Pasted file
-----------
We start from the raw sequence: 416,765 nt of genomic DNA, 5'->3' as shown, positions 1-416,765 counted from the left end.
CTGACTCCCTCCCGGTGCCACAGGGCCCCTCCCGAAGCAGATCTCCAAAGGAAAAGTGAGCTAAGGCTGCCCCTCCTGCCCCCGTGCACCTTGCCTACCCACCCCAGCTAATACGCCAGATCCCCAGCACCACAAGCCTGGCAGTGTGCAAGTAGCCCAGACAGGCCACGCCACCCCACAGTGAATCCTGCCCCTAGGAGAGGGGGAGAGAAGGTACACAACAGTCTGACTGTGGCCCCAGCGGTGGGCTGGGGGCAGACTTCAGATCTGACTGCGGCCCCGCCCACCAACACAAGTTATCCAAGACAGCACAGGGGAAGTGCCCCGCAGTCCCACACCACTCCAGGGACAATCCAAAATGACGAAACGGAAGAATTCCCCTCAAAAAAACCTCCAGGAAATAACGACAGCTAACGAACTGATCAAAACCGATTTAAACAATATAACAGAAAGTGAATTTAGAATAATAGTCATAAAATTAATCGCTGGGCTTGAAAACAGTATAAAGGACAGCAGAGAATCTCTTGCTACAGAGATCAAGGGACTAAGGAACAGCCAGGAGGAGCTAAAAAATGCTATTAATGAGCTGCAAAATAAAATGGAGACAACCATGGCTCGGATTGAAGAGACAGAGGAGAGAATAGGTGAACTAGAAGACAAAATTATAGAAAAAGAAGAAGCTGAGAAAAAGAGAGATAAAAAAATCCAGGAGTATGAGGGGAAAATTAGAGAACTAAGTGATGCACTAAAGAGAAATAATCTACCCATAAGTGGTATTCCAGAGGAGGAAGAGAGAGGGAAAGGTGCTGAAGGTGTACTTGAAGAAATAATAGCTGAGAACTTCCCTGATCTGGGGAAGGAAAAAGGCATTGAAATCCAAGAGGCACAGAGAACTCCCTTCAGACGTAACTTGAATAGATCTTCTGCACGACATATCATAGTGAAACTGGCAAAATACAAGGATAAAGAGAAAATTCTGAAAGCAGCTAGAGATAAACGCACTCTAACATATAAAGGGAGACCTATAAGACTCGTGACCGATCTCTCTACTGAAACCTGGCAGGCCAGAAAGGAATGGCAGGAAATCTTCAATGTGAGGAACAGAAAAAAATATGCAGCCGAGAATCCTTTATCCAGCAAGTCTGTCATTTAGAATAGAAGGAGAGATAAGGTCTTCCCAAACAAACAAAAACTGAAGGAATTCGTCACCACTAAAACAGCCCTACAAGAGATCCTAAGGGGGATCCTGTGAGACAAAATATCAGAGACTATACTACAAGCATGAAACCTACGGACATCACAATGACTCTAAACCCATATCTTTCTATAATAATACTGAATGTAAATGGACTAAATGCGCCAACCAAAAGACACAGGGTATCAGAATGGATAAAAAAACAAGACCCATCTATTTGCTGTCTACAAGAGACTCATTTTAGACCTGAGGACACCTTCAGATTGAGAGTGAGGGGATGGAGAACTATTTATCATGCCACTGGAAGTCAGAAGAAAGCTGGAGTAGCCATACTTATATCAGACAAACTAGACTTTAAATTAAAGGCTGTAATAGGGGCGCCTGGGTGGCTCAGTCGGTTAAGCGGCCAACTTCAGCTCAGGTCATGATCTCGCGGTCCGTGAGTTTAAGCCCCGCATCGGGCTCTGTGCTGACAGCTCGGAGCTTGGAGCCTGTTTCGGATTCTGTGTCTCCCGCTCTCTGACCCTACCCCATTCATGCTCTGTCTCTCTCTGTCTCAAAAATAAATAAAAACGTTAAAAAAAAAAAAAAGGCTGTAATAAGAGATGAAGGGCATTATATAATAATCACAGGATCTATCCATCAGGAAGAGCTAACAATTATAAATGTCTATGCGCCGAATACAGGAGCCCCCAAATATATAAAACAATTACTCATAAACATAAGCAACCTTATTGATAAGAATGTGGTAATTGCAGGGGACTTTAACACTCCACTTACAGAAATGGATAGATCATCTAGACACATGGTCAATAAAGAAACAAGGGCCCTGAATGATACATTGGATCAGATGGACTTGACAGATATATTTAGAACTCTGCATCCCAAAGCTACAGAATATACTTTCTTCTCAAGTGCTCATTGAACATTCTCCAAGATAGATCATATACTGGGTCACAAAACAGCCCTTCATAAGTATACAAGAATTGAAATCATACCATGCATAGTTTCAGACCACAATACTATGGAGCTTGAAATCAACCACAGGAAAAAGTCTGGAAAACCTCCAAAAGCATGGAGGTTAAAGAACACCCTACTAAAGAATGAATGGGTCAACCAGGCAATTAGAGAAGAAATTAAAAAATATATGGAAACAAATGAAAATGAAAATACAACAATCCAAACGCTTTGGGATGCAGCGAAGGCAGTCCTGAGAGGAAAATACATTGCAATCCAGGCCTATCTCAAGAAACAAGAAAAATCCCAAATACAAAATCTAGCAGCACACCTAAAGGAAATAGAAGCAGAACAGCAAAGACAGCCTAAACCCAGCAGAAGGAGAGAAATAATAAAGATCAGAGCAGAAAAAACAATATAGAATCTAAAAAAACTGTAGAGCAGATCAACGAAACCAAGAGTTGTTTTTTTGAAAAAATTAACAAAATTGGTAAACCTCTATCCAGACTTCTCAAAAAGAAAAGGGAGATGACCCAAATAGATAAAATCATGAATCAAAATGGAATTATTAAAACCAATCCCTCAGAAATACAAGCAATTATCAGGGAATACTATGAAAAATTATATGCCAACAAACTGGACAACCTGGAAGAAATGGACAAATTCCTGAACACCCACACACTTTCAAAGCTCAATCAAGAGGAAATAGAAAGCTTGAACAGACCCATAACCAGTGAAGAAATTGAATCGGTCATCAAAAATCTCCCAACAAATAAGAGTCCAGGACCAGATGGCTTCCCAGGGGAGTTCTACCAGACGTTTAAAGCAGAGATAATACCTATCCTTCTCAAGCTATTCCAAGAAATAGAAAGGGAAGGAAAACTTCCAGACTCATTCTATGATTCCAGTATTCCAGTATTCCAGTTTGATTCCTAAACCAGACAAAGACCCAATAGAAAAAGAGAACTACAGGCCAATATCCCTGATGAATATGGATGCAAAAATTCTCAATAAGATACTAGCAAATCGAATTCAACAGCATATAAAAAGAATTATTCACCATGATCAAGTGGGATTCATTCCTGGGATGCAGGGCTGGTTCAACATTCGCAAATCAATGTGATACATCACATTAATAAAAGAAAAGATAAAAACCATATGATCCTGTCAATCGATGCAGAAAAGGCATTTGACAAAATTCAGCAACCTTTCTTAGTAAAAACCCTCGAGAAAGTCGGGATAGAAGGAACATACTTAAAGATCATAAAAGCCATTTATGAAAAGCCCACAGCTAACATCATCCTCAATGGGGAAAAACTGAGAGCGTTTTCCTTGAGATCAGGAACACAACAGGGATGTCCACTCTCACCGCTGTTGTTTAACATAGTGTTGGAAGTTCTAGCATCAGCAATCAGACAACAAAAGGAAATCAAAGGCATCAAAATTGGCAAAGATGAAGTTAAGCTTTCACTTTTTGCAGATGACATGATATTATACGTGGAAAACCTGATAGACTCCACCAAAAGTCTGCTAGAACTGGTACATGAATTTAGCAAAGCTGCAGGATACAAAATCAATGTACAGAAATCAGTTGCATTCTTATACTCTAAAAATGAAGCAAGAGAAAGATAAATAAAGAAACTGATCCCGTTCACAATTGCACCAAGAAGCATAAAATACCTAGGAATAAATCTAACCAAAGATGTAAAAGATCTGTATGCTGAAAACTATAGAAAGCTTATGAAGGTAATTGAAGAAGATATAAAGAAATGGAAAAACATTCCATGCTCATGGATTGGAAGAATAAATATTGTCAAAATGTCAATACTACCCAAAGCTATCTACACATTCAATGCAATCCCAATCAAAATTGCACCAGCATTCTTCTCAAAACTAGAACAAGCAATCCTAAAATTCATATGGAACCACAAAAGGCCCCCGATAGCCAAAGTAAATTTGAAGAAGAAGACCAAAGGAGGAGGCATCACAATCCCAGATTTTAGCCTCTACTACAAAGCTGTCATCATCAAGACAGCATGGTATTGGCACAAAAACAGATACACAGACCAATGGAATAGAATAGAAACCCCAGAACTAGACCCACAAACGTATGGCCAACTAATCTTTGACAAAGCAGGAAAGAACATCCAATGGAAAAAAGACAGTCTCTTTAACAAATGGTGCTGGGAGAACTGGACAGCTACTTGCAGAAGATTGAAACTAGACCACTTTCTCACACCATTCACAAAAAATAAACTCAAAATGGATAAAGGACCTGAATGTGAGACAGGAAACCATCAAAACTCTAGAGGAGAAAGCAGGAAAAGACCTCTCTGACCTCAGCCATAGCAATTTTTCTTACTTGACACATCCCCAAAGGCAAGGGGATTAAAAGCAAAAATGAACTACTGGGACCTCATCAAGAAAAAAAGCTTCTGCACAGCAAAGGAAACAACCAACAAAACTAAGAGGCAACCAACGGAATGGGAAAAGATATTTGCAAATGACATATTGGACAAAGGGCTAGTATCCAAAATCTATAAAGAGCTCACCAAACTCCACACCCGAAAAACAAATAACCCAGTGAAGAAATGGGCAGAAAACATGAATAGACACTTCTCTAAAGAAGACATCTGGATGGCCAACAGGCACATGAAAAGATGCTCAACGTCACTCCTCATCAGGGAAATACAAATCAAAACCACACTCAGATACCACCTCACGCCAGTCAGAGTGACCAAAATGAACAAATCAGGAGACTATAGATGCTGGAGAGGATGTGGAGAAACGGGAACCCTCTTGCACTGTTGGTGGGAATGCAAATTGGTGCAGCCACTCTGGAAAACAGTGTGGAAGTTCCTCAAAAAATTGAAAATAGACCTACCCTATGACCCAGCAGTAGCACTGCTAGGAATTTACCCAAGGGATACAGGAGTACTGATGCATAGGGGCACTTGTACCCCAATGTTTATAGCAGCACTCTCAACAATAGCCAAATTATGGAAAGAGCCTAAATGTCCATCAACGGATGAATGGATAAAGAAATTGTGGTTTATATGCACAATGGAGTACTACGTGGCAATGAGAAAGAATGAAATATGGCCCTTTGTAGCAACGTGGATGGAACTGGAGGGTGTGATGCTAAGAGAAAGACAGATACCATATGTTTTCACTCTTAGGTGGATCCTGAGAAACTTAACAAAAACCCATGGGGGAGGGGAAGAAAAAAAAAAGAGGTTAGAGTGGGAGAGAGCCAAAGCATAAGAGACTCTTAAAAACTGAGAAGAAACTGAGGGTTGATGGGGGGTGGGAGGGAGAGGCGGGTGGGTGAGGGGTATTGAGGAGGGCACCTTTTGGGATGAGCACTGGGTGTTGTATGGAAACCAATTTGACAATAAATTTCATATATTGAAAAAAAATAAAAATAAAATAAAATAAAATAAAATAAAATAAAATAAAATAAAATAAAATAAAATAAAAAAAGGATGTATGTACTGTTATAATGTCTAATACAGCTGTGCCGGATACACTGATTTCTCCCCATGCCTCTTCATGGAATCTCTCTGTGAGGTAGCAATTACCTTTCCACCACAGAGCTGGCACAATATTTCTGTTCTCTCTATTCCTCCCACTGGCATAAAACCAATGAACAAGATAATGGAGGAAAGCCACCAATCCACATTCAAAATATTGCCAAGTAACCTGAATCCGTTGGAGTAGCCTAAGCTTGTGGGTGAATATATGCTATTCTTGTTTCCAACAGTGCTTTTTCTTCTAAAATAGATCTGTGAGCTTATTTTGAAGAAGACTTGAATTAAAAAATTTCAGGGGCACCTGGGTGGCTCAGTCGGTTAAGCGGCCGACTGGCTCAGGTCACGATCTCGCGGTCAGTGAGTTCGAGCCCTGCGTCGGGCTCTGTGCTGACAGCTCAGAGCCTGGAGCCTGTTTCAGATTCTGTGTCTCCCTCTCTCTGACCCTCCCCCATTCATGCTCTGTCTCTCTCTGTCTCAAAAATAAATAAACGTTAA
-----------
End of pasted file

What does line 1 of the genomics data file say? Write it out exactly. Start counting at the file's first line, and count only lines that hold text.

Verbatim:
We start from the raw sequence: 416,765 nt of genomic DNA, 5'->3' as shown, positions 1-416,765 counted from the left end.